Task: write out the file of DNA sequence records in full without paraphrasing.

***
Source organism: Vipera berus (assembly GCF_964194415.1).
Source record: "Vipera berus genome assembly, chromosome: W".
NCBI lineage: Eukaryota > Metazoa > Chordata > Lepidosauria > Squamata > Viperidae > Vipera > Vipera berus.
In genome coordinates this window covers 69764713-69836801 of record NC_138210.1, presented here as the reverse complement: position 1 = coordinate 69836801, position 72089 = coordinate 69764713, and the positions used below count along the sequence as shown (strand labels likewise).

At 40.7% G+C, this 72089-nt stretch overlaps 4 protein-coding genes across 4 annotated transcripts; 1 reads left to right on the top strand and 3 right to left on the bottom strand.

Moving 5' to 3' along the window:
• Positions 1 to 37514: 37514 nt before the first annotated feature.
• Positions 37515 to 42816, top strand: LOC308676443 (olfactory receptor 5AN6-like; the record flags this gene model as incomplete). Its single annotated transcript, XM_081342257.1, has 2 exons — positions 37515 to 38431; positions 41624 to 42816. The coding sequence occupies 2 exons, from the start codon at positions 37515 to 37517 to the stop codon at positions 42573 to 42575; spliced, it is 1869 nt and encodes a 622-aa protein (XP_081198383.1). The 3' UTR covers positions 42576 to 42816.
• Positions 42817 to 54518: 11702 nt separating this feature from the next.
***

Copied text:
Source organism: Vipera berus (assembly GCF_964194415.1).
Source record: "Vipera berus genome assembly, chromosome: W".
NCBI lineage: Eukaryota > Metazoa > Chordata > Lepidosauria > Squamata > Viperidae > Vipera > Vipera berus.
In genome coordinates this window covers 69764713-69836801 of record NC_138210.1, presented here as the reverse complement: position 1 = coordinate 69836801, position 72089 = coordinate 69764713, and the positions used below count along the sequence as shown (strand labels likewise).

At 40.7% G+C, this 72089-nt stretch overlaps 4 protein-coding genes across 4 annotated transcripts; 1 reads left to right on the top strand and 3 right to left on the bottom strand.

Moving 5' to 3' along the window:
• Positions 1 to 37514: 37514 nt before the first annotated feature.
• Positions 37515 to 42816, top strand: LOC308676443 (olfactory receptor 5AN6-like; the record flags this gene model as incomplete). Its single annotated transcript, XM_081342257.1, has 2 exons — positions 37515 to 38431; positions 41624 to 42816. The coding sequence occupies 2 exons, from the start codon at positions 37515 to 37517 to the stop codon at positions 42573 to 42575; spliced, it is 1869 nt and encodes a 622-aa protein (XP_081198383.1). The 3' UTR covers positions 42576 to 42816.
• Positions 42817 to 54518: 11702 nt separating this feature from the next.